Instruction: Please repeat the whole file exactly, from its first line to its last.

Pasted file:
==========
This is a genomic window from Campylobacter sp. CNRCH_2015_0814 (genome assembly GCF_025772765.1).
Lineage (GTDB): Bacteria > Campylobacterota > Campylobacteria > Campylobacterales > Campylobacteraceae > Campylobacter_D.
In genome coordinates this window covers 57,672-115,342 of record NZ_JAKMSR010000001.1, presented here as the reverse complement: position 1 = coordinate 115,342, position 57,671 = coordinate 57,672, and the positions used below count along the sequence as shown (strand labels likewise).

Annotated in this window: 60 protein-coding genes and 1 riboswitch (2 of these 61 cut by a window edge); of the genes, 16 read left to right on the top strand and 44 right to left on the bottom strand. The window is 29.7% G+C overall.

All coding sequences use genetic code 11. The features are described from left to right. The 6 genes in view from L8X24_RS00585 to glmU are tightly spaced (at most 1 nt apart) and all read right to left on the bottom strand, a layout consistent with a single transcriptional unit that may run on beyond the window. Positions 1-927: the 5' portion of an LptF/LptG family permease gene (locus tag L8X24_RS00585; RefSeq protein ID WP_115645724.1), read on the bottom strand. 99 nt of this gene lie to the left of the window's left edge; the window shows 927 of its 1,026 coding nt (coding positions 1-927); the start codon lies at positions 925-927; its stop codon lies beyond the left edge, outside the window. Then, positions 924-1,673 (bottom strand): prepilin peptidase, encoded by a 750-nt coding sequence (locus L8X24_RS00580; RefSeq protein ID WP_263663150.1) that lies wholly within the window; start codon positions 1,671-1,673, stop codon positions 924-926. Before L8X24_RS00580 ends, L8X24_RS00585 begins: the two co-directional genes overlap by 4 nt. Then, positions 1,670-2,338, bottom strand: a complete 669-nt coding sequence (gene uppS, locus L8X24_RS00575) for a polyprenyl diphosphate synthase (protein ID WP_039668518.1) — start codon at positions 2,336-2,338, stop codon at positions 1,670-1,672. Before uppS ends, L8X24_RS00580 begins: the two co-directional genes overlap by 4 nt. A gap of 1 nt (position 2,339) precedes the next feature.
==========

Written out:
This is a genomic window from Campylobacter sp. CNRCH_2015_0814 (genome assembly GCF_025772765.1).
Lineage (GTDB): Bacteria > Campylobacterota > Campylobacteria > Campylobacterales > Campylobacteraceae > Campylobacter_D.
In genome coordinates this window covers 57,672-115,342 of record NZ_JAKMSR010000001.1, presented here as the reverse complement: position 1 = coordinate 115,342, position 57,671 = coordinate 57,672, and the positions used below count along the sequence as shown (strand labels likewise).

Annotated in this window: 60 protein-coding genes and 1 riboswitch (2 of these 61 cut by a window edge); of the genes, 16 read left to right on the top strand and 44 right to left on the bottom strand. The window is 29.7% G+C overall.

All coding sequences use genetic code 11. The features are described from left to right. The 6 genes in view from L8X24_RS00585 to glmU are tightly spaced (at most 1 nt apart) and all read right to left on the bottom strand, a layout consistent with a single transcriptional unit that may run on beyond the window. Positions 1-927: the 5' portion of an LptF/LptG family permease gene (locus tag L8X24_RS00585; RefSeq protein ID WP_115645724.1), read on the bottom strand. 99 nt of this gene lie to the left of the window's left edge; the window shows 927 of its 1,026 coding nt (coding positions 1-927); the start codon lies at positions 925-927; its stop codon lies beyond the left edge, outside the window. Then, positions 924-1,673 (bottom strand): prepilin peptidase, encoded by a 750-nt coding sequence (locus L8X24_RS00580; RefSeq protein ID WP_263663150.1) that lies wholly within the window; start codon positions 1,671-1,673, stop codon positions 924-926. Before L8X24_RS00580 ends, L8X24_RS00585 begins: the two co-directional genes overlap by 4 nt. Then, positions 1,670-2,338, bottom strand: a complete 669-nt coding sequence (gene uppS, locus L8X24_RS00575) for a polyprenyl diphosphate synthase (protein ID WP_039668518.1) — start codon at positions 2,336-2,338, stop codon at positions 1,670-1,672. Before uppS ends, L8X24_RS00580 begins: the two co-directional genes overlap by 4 nt. A gap of 1 nt (position 2,339) precedes the next feature.